It’s true that people will naturally want to link to outstanding content. You can’t, however, adopt a ‘build it and they will come’ attitude. You must at least get the ball rolling with some active outreach. Yes, horror of horrors, that does mean asking for some links.
Take the SaaS brand, Canva, as an example. They have a remarkable SaaS SEO track record, and building backlinks is a big part of why. In fact, according to ahrefs, the brand has over 14m of them. ! That’s thanks to a shared focus on great content and personalized outreach.
Canva employs SEO specialists devoted to growing traffic. Part of their job descriptions is to earn backlinks for the brand’s content. They do so by first identifying blog posts, pages, or other material relevant to their niche. Then, they reach out to the writers or owners of the content to request they include a Canva link.
You may not be able to employ your own SEO specialist. This kind of organized, sensible outreach, though, can – and should – be part of your SaaS SEO strategy. Just make sure to follow these examples of best practice for SaaS link building:
The implementation of SaaS-based SEO software and tools can be incredibly beneficial when developing an SEO strategy for your SaaS company. These tools can provide a wealth of information about your website’s performance, the preferences of your audience, and the actions of your fellow competitors in the SERPS.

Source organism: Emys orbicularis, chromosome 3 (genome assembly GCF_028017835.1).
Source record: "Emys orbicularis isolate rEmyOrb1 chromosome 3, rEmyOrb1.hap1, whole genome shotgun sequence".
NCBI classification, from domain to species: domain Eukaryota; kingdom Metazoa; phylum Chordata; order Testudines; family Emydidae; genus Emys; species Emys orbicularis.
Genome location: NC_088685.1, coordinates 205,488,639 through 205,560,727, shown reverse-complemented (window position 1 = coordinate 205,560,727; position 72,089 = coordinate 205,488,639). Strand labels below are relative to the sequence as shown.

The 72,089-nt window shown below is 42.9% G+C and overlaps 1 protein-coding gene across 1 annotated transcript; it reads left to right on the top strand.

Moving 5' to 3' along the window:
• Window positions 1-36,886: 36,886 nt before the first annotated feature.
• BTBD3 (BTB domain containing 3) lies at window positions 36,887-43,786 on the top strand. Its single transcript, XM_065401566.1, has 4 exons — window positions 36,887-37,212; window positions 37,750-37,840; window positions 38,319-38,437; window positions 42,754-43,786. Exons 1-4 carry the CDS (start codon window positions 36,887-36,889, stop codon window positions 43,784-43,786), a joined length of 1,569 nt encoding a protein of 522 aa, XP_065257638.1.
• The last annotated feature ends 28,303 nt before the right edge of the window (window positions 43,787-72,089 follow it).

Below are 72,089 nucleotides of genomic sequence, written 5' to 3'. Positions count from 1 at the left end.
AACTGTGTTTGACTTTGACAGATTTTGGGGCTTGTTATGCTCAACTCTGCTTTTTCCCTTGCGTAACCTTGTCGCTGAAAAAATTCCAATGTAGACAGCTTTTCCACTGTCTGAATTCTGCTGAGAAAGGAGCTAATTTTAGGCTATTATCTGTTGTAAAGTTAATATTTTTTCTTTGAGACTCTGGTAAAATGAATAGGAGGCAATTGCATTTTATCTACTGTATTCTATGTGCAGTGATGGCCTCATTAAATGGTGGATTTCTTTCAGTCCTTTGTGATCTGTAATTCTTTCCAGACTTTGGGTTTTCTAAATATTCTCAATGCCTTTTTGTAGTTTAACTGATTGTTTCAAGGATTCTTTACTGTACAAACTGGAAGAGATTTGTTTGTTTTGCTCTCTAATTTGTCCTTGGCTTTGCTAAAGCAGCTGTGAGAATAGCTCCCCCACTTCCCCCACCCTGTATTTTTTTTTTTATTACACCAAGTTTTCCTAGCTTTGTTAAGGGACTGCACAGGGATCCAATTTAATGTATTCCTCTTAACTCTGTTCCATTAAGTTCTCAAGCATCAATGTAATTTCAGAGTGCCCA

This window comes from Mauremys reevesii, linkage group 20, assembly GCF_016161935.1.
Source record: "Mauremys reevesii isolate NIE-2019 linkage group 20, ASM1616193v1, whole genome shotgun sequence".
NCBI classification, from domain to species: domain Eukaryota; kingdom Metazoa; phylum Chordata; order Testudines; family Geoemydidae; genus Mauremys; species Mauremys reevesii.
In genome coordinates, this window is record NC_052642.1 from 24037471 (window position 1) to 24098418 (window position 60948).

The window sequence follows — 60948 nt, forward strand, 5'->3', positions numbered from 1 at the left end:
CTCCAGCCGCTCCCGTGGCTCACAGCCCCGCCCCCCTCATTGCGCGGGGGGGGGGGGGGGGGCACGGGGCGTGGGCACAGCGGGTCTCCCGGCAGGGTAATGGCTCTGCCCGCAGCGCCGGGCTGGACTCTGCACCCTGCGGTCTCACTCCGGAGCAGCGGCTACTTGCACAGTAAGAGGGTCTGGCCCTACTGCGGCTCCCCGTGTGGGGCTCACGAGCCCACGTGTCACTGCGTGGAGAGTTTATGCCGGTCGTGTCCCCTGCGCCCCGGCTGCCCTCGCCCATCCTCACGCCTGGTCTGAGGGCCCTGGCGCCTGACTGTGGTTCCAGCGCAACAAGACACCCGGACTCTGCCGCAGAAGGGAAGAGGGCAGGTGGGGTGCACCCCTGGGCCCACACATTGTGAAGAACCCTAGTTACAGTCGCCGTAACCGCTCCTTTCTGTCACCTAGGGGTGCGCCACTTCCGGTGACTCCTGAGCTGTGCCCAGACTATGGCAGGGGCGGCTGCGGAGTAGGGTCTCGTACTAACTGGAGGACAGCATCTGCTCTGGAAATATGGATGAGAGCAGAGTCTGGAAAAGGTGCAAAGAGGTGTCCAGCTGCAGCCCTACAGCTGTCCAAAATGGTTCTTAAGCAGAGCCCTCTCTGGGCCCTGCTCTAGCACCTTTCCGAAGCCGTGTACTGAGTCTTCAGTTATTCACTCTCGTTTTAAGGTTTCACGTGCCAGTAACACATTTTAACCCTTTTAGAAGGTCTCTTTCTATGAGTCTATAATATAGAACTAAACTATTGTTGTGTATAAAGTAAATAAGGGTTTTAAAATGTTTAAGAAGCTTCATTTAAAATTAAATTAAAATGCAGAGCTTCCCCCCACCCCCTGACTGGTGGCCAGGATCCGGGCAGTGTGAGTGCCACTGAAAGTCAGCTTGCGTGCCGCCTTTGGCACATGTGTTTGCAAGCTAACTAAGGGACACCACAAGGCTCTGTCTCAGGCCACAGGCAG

By utilizing these tools, you can make informed, data-driven decisions that will allow you to enhance your search engine rankings, attract relevant traffic, and improve conversions – all whilst ensuring you stay ahead of the competition.
There are thousands of great SaaS SEO platforms out there that you can easily implement into your SEO strategy today. However, here are a few of the best-rated SEO tools for SaaS that I would personally recommend for optimum growth and success:
For a SaaS firm, growing online traffic is fundamental to success. The more people you can make aware of your brand and products, the better. A robust SEO strategy is the foundation on which you can build that success. Get your SEO correct, and your other acquisition efforts will also improve.
Getting SaaS SEO right takes time, effort, and investment, but is well worth it. What you must remember throughout is to tailor your work to your potential customers. That starts with understanding who your target audience is. You must then build on that by mapping your buyer’s journey.
From there, you can segment your SaaS SEO funnel to target leads at different stages of that journey. Research what your prospects want, and create optimized content to suit. Make sure to consider searcher intent throughout. Every page or post you build must answer the questions or aims of its targeted readers.
Even the best content needs backlinks to help it rank. That means organized outreach should also play a role in your SaaS SEO. Approaching domains or brands for links can feel daunting. If you’ve got your content creation right, though, it’ll be easier than you think. Writers, editors, and business owners are keen to link to top-class content. It helps their domain as well as yours.
So, there you have it. Everything you could possibly want to know about building the perfect SEO strategy for your SaaS business in 2023, and probably a fair bit more to boot. If that’s whetted your appetite and you do want to learn more about scaling your SaaS brand then book a chat with us.
Nick Brown is the founder & CEO of accelerate agency, a SaaS SEO agency. Nick has launched several successful online businesses, writes for Forbes, published a book and has grown accelerate from a UK agency to a company that now operates across US, APAC and EMEA and employs 160 people. He was also once charged at by a mountain gorilla